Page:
Rick Story (right) file photo: Dave Mandel | Sherdog.com
I live my life by a few simple rules: Queens must always get the money, never vote for someone who claims to be a regular Joe and, above all, give me UFC prelims or give me death.
The lineup for UFC 117 is an especially worthwhile blend of brilliant prospects, grizzled veterans and awesome nicknames. “Sho Nuff The Master,” “Mr. Wonderful” and “The Barbarian” are just some of the flat-out poetic noms de guerre set for violence.
Better yet, the fights themselves are really good. So shut the world off for a while and get some elite knowledge on what may be the best undercard since the first two thirds of “Bloodsport.” You need to Netflix that if you haven’t seen it by the way.
Dustin Hazelett vs. Rick Story
Anyone who has seen Hazelett fight knows that the native Kentuckian is undoubtedly one of the best submission artists in the game today. The problem is that he seems to have the genetic makeup of a suicidal lemming, given his long history of forgoing strategy in the cage.
Hazelett’s ongoing strategic gaffe is that he’ll stand and trade with anyone despite having an immeasurable advantage on the mat -- a mentality he seems to have inherited from his trainer Jorge Gurgel. That is the weakness Story must capitalize on if he is to have any hope of beating Hazelett. Story doesn’t seem to have the tools to make that happen, though. He doesn’t have the brain-scrambling power of a Paul Daley or a Josh Koscheck and will be giving up a huge reach advantage to the rangy Hazelett. For all his defensive flaws, “McLovin” has a sneaky right cross and can uncork heavy kicks at a moment’s notice. Considering Story will have to try and get inside of Hazelett’s range, he’ll be the one taking on most of the risk.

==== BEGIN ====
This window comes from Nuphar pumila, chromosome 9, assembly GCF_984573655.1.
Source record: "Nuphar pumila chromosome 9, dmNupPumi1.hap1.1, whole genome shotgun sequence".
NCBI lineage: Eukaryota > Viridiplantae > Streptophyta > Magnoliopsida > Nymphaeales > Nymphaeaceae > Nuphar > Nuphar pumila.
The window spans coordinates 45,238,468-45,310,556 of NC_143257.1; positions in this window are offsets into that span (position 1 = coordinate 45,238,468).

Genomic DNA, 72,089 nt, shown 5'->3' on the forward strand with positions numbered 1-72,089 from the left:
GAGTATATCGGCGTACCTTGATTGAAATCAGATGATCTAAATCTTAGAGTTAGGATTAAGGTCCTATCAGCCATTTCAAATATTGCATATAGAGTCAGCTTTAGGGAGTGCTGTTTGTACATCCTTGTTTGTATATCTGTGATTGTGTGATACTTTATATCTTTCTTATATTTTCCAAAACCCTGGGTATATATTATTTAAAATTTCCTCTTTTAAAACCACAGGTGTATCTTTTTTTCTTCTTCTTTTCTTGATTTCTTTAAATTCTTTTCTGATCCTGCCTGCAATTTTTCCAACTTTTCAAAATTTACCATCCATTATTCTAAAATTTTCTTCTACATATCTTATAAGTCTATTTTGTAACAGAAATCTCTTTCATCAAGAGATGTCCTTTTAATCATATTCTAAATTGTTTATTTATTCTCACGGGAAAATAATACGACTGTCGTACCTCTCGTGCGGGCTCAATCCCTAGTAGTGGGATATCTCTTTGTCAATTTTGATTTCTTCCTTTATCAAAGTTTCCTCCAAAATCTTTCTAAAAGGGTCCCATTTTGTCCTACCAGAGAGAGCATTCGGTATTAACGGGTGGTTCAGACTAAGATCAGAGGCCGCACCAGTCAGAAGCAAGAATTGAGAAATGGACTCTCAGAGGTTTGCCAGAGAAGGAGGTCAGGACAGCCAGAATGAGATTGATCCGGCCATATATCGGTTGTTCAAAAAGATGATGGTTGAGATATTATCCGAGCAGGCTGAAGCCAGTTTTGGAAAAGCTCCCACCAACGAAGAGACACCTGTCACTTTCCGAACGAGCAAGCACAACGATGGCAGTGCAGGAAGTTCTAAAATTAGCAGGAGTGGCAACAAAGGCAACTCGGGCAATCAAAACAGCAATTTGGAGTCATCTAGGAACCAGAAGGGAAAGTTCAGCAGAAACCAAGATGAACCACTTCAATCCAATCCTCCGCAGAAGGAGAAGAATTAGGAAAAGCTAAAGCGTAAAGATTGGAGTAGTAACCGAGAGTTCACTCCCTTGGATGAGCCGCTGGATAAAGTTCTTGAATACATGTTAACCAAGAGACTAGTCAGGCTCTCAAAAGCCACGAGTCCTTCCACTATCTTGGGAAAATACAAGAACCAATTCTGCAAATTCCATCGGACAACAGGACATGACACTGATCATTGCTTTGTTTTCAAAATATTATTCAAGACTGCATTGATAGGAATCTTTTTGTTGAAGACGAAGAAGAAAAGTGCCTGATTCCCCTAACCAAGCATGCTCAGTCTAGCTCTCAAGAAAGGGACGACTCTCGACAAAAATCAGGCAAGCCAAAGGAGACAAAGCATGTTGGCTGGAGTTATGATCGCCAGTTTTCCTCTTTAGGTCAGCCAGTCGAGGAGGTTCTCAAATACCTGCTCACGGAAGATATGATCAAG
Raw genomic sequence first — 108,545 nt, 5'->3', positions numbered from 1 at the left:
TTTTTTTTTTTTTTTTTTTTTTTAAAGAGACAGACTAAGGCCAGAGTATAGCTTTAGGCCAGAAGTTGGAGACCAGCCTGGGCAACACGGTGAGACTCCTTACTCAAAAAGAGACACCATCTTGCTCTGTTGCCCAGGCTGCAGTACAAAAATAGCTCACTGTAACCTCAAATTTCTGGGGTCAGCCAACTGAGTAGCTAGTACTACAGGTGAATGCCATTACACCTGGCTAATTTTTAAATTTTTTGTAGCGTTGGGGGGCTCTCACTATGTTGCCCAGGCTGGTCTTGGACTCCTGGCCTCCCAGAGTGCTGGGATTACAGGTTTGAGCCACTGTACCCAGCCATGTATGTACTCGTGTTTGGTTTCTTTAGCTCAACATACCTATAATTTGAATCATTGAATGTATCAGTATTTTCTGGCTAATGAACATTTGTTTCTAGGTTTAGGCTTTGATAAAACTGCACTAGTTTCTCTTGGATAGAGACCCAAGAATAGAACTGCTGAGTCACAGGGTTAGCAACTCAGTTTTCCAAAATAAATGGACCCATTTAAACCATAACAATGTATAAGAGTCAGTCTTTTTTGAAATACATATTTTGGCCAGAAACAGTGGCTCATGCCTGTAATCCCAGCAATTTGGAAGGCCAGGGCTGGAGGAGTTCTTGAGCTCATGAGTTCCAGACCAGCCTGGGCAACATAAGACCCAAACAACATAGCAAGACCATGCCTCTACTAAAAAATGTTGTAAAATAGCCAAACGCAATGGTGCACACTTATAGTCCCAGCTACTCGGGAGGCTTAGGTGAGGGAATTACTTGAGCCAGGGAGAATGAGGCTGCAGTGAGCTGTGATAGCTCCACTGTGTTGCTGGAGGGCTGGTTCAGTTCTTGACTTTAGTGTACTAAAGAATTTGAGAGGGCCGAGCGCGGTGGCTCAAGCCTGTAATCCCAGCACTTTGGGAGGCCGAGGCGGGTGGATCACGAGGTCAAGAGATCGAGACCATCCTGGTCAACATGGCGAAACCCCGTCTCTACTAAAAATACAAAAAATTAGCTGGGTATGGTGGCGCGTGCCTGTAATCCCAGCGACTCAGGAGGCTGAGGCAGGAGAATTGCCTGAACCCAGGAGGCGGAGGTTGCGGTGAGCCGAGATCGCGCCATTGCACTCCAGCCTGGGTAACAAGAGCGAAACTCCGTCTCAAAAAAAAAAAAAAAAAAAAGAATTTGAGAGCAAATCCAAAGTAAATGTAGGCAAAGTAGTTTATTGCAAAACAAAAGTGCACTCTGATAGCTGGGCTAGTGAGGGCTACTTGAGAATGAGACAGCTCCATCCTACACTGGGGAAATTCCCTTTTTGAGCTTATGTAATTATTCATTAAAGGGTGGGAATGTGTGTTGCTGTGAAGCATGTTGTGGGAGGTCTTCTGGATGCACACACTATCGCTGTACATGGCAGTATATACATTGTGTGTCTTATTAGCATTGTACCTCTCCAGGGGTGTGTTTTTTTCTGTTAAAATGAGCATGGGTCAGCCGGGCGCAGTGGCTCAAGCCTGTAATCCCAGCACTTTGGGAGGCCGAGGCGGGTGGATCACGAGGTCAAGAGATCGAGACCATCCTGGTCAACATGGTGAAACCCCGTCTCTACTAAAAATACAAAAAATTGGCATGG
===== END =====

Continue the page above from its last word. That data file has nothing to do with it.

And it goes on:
Although Story has made some improvements in his striking -- with the most notable being his lateral movement and newfound left cross -- he still tends to duck into exchanges. By doing so Story leaves himself vulnerable to strikes because he can’t clearly see what his opponent is doing. This is a common instinctual mistake made by many converted wrestlers. It could cost Story dearly if Hazelett comes out thinking high kick to the dome.
Of course, Story has the option to take this fight to the mat since he is clearly the better wrestler of the two. His advantages end there, however, as Hazelett can and will tap him out if this fight hits the floor. Story is simply far too careless about posturing up to drop strikes from the guard, and Hazelett’s fluidity off his back is unmatched in the UFC.
Also of note is Story’s over-aggressive guard-passing, a strategic weakness that leads to him getting into positional scrambles since he tends to lose his base when going for passes. In past fights with the likes of Josh Burkman and Tamdan McCrory, the case for never getting into a scramble with Hazelett was clearly put forth. His creativity and technique allow him to work lock-flows that are nearly impossible to negotiate, and Story has already shown some iffy fundamentals from top control in his fights with Jesse Lennox and Nick Osipczak.
Despite fighting like a man hell-bent on losing, Hazelett’s only losses in recent memory have come against two top 10-ranked fighters with enough power to level a small country. Story doesn’t have that kind of pop in his fists, and nothing in his past fights suggests he can survive in Hazelett’s guard. I’m expecting some vintage Hazelett and a submission win worthy of the P-Funk Mothership.